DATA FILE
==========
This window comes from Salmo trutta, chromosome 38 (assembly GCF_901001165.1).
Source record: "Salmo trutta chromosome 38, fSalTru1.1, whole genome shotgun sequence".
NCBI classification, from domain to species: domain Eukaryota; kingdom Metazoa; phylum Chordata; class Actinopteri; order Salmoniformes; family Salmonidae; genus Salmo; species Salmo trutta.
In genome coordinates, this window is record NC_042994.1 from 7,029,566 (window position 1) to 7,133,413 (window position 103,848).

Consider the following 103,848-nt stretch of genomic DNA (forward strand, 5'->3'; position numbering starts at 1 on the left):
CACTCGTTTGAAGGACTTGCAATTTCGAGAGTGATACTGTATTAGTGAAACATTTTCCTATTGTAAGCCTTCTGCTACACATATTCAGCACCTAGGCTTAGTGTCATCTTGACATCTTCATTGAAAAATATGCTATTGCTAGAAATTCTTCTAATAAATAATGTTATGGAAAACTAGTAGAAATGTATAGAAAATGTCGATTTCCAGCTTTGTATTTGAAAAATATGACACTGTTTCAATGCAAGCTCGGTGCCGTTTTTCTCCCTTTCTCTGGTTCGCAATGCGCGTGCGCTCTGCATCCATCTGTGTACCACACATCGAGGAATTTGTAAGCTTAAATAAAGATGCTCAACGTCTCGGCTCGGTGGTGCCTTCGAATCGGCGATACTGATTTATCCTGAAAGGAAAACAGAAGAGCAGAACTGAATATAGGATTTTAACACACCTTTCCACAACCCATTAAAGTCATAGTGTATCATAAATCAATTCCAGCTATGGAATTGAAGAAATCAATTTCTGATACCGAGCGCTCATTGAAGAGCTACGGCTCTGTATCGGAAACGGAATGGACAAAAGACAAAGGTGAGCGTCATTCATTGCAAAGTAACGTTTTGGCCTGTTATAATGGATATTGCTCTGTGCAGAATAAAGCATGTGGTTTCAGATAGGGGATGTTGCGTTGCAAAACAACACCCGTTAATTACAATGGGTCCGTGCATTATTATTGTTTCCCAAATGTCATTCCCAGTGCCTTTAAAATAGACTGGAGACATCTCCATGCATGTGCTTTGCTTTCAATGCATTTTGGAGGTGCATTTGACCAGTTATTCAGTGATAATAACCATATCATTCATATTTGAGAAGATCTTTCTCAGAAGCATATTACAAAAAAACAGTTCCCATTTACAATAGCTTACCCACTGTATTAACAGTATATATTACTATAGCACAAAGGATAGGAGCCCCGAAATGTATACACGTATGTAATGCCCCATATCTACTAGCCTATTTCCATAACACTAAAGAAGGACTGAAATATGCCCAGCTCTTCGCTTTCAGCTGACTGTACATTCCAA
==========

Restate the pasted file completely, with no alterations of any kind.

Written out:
This window comes from Salmo trutta, chromosome 38 (assembly GCF_901001165.1).
Source record: "Salmo trutta chromosome 38, fSalTru1.1, whole genome shotgun sequence".
NCBI classification, from domain to species: domain Eukaryota; kingdom Metazoa; phylum Chordata; class Actinopteri; order Salmoniformes; family Salmonidae; genus Salmo; species Salmo trutta.
In genome coordinates, this window is record NC_042994.1 from 7,029,566 (window position 1) to 7,133,413 (window position 103,848).

Consider the following 103,848-nt stretch of genomic DNA (forward strand, 5'->3'; position numbering starts at 1 on the left):
CACTCGTTTGAAGGACTTGCAATTTCGAGAGTGATACTGTATTAGTGAAACATTTTCCTATTGTAAGCCTTCTGCTACACATATTCAGCACCTAGGCTTAGTGTCATCTTGACATCTTCATTGAAAAATATGCTATTGCTAGAAATTCTTCTAATAAATAATGTTATGGAAAACTAGTAGAAATGTATAGAAAATGTCGATTTCCAGCTTTGTATTTGAAAAATATGACACTGTTTCAATGCAAGCTCGGTGCCGTTTTTCTCCCTTTCTCTGGTTCGCAATGCGCGTGCGCTCTGCATCCATCTGTGTACCACACATCGAGGAATTTGTAAGCTTAAATAAAGATGCTCAACGTCTCGGCTCGGTGGTGCCTTCGAATCGGCGATACTGATTTATCCTGAAAGGAAAACAGAAGAGCAGAACTGAATATAGGATTTTAACACACCTTTCCACAACCCATTAAAGTCATAGTGTATCATAAATCAATTCCAGCTATGGAATTGAAGAAATCAATTTCTGATACCGAGCGCTCATTGAAGAGCTACGGCTCTGTATCGGAAACGGAATGGACAAAAGACAAAGGTGAGCGTCATTCATTGCAAAGTAACGTTTTGGCCTGTTATAATGGATATTGCTCTGTGCAGAATAAAGCATGTGGTTTCAGATAGGGGATGTTGCGTTGCAAAACAACACCCGTTAATTACAATGGGTCCGTGCATTATTATTGTTTCCCAAATGTCATTCCCAGTGCCTTTAAAATAGACTGGAGACATCTCCATGCATGTGCTTTGCTTTCAATGCATTTTGGAGGTGCATTTGACCAGTTATTCAGTGATAATAACCATATCATTCATATTTGAGAAGATCTTTCTCAGAAGCATATTACAAAAAAACAGTTCCCATTTACAATAGCTTACCCACTGTATTAACAGTATATATTACTATAGCACAAAGGATAGGAGCCCCGAAATGTATACACGTATGTAATGCCCCATATCTACTAGCCTATTTCCATAACACTAAAGAAGGACTGAAATATGCCCAGCTCTTCGCTTTCAGCTGACTGTACATTCCAA